American women have only had the right to vote since 1920 thanks to the Nineteenth Amendment. It is fitting that we commemorate this Centennial by featuring a woman on the twenty-dollar bill by 2020.

The Obsolete Mile

What have the Romans ever done for us?! Well, they showed us by example that it is time to invent a larger unit when your daily affairs involve things vastly larger than your largest unit of measure.

Roman armies marching through Europe created mille passuum (a thousand paces) because they needed a long-distance unit to mete out their expanding empire. The Romans eventually attempt to standardize the Roman mile as a distance of 1,000 average paces or 5,000 Roman feet (probably about 1.482 km). At least the Romans had the sense to use a nice round number, unlike the odd number of feet and yards in a mile today. The Roman mile spread throughout the Roman Empire, but the subjugated locals often made modifications to fit their local measurement systems, resulting in many different lengths for a mile / league over the years. The following chart shows only a handful of the hundred or so definitions of a mile:


I think the following chart is a whole lot easier:


Since daily affairs were limited to measuring nothing larger than land distances, I suspect that people living in Roman times had no need of a unit of measure greater than a mile (or whatever unit people used in other parts of the world). But how are we expected to get a real sense of scale when someone gives astronomical distances in so and so many gazillion miles? Why would anyone pick such a relatively short unit like a mile when measuring something on such a vastly different scale? It would be akin to using inches to measure the distance from Milano to Minsk or using a fraction of a mile to measure the width of a human hair.

We can now measure things vastly smaller than an inch and vastly longer than a mile, so it is only natural that people create appropriate units for appropriate uses. The dekameter and hectometer and kilometer and megameter and gigameter and terameter (larger than a meter) and the decimeter and centimeter and millimeter and micrometer and nanometer and picometer (smaller than a meter) were all in use by 1951 and redefined in 1960 when the metric system became the International System. But the terameter is only useful for measuring outer planetary orbits and the picometer is only useful for measuring atoms. Science is ready for even larger and even smaller units.

Unit Prefixes

In 1964, the femtometer and attometer allow us to appropriately measure subatomic particles and quarks without having to use ridiculously small fractions of a much larger unit.

In 1975, the petameter and exameter allow us to appropriately measure interstellar distances and put a nebula into perspective without having to add a whole bunch of zeros to a much smaller unit.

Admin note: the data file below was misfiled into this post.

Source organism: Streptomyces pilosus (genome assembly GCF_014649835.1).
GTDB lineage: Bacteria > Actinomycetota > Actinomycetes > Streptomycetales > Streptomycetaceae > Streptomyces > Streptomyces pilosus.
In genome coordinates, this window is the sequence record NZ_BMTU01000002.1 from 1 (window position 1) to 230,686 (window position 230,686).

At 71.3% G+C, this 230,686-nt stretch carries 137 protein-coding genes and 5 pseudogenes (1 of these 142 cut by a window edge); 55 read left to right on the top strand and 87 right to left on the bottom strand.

In 1991, the zeptometer and yoctometer allow us to appropriately measure neutrinos and the zettameter and yottameter allow us to appropriately measure on a galactic and intergalactic scale.

SI Multiples and Fractions of meter

Most Earthlings have already come to realize that we must rid our lives of quaint measures that may have served us well in quaint times, but have become quite obsolete in modern times. Social evolution has brought nearly every nation on Earth to realize that having incompatible measurement systems is counter-productive. Just as the Romans created the mile unit equal to five thousand Roman feet, so too have people in modern times created the yottameter unit to mete out our universe. The observable universe is estimated to be about 880 Ym in diameter.

Join us on Facebook for discussions on ways to kill the inch: or work toward metric-only labeling in the United States: and visit for metric resources. USA – Metrication: One person at a time. Start with yourself right now!

Challenge the State

Challenge the State for not allowing you to render your height and weight in centimeters and kilograms on your state-issued driver license or identification card. Your chance of success is not as important as getting their attention.

“I am just one person, so I can’t make a difference!” Did you ever say that to yourself? People commonly resign themselves to such a pathetic state of mind in the face of seemingly insurmountable endeavors, but be encouraged by the fact that things start to change when others do the same thing over and over with increasing frequency. The squeaky wheel gets the grease as they say.

In 1927 CE several million people in the United States sent over 100,000 petitions urging Congress to adopt the Metric System.

In 2012 CE the White House received precisely 49,914 petition signatures to Make the [SI – the International System – formerly known as the] Metric system the standard in the United States, instead of the Imperial system.

White House Petition

The White House responds through Patrick D. Gallagher, who is Under Secretary of Commerce for Standards and Technology as well as Director of the National Institute of Standards and Technology (NIST): “Thanks for your petition. There’s a lot of history here. Right after the Civil War, President Andrew Johnson signed legislation that made . . . bla bla bla . . . ”